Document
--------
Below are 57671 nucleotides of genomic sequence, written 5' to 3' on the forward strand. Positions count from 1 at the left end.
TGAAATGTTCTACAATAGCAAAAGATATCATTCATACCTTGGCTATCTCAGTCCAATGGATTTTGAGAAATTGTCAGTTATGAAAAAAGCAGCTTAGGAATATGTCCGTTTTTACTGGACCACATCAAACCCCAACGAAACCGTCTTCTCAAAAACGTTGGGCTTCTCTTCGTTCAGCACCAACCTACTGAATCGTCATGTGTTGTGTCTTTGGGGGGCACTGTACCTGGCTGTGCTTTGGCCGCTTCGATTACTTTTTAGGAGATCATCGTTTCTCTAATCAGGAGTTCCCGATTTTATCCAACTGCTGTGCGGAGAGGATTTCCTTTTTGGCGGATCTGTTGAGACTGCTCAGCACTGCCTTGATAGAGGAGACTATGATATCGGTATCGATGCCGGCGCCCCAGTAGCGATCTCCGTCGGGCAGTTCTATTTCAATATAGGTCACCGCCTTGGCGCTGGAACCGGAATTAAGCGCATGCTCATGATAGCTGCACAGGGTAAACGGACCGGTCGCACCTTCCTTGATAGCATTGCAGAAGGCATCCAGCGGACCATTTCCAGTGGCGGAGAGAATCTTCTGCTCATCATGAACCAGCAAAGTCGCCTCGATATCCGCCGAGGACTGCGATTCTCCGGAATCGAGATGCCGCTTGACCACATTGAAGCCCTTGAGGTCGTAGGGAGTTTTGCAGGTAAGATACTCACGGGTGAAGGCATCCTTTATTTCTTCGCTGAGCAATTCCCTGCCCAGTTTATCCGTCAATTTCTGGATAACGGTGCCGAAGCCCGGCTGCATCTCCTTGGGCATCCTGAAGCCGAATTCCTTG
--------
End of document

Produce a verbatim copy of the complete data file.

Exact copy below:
Below are 57671 nucleotides of genomic sequence, written 5' to 3' on the forward strand. Positions count from 1 at the left end.
TGAAATGTTCTACAATAGCAAAAGATATCATTCATACCTTGGCTATCTCAGTCCAATGGATTTTGAGAAATTGTCAGTTATGAAAAAAGCAGCTTAGGAATATGTCCGTTTTTACTGGACCACATCAAACCCCAACGAAACCGTCTTCTCAAAAACGTTGGGCTTCTCTTCGTTCAGCACCAACCTACTGAATCGTCATGTGTTGTGTCTTTGGGGGGCACTGTACCTGGCTGTGCTTTGGCCGCTTCGATTACTTTTTAGGAGATCATCGTTTCTCTAATCAGGAGTTCCCGATTTTATCCAACTGCTGTGCGGAGAGGATTTCCTTTTTGGCGGATCTGTTGAGACTGCTCAGCACTGCCTTGATAGAGGAGACTATGATATCGGTATCGATGCCGGCGCCCCAGTAGCGATCTCCGTCGGGCAGTTCTATTTCAATATAGGTCACCGCCTTGGCGCTGGAACCGGAATTAAGCGCATGCTCATGATAGCTGCACAGGGTAAACGGACCGGTCGCACCTTCCTTGATAGCATTGCAGAAGGCATCCAGCGGACCATTTCCAGTGGCGGAGAGAATCTTCTGCTCATCATGAACCAGCAAAGTCGCCTCGATATCCGCCGAGGACTGCGATTCTCCGGAATCGAGATGCCGCTTGACCACATTGAAGCCCTTGAGGTCGTAGGGAGTTTTGCAGGTAAGATACTCACGGGTGAAGGCATCCTTTATTTCTTCGCTGAGCAATTCCCTGCCCAGTTTATCCGTCAATTTCTGGATAACGGTGCCGAAGCCCGGCTGCATCTCCTTGGGCATCCTGAAGCCGAATTCCTTG